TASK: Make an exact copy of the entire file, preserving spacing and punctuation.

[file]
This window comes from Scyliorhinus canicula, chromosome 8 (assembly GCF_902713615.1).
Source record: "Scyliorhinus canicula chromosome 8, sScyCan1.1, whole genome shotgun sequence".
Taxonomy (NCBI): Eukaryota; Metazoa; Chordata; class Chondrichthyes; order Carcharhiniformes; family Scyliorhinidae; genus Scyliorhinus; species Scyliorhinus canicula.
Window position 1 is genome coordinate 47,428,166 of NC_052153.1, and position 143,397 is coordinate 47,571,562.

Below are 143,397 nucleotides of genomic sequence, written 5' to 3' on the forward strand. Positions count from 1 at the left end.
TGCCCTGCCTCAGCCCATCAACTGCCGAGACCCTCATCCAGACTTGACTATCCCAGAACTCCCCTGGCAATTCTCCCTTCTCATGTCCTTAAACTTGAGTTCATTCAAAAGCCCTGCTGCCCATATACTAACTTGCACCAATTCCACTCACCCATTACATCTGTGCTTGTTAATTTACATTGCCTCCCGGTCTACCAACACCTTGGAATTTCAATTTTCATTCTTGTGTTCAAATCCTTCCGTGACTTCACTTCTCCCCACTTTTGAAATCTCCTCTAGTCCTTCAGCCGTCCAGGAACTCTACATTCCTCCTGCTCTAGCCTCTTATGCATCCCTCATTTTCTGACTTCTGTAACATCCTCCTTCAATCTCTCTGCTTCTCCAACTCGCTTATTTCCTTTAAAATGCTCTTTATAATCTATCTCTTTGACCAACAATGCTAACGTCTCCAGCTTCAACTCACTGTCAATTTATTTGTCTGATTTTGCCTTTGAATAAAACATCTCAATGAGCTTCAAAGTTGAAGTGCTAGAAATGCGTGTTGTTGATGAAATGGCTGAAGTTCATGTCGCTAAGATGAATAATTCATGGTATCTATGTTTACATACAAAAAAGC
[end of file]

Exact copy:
This window comes from Scyliorhinus canicula, chromosome 8 (assembly GCF_902713615.1).
Source record: "Scyliorhinus canicula chromosome 8, sScyCan1.1, whole genome shotgun sequence".
Taxonomy (NCBI): Eukaryota; Metazoa; Chordata; class Chondrichthyes; order Carcharhiniformes; family Scyliorhinidae; genus Scyliorhinus; species Scyliorhinus canicula.
Window position 1 is genome coordinate 47,428,166 of NC_052153.1, and position 143,397 is coordinate 47,571,562.

Below are 143,397 nucleotides of genomic sequence, written 5' to 3' on the forward strand. Positions count from 1 at the left end.
TGCCCTGCCTCAGCCCATCAACTGCCGAGACCCTCATCCAGACTTGACTATCCCAGAACTCCCCTGGCAATTCTCCCTTCTCATGTCCTTAAACTTGAGTTCATTCAAAAGCCCTGCTGCCCATATACTAACTTGCACCAATTCCACTCACCCATTACATCTGTGCTTGTTAATTTACATTGCCTCCCGGTCTACCAACACCTTGGAATTTCAATTTTCATTCTTGTGTTCAAATCCTTCCGTGACTTCACTTCTCCCCACTTTTGAAATCTCCTCTAGTCCTTCAGCCGTCCAGGAACTCTACATTCCTCCTGCTCTAGCCTCTTATGCATCCCTCATTTTCTGACTTCTGTAACATCCTCCTTCAATCTCTCTGCTTCTCCAACTCGCTTATTTCCTTTAAAATGCTCTTTATAATCTATCTCTTTGACCAACAATGCTAACGTCTCCAGCTTCAACTCACTGTCAATTTATTTGTCTGATTTTGCCTTTGAATAAAACATCTCAATGAGCTTCAAAGTTGAAGTGCTAGAAATGCGTGTTGTTGATGAAATGGCTGAAGTTCATGTCGCTAAGATGAATAATTCATGGTATCTATGTTTACATACAAAAAAGC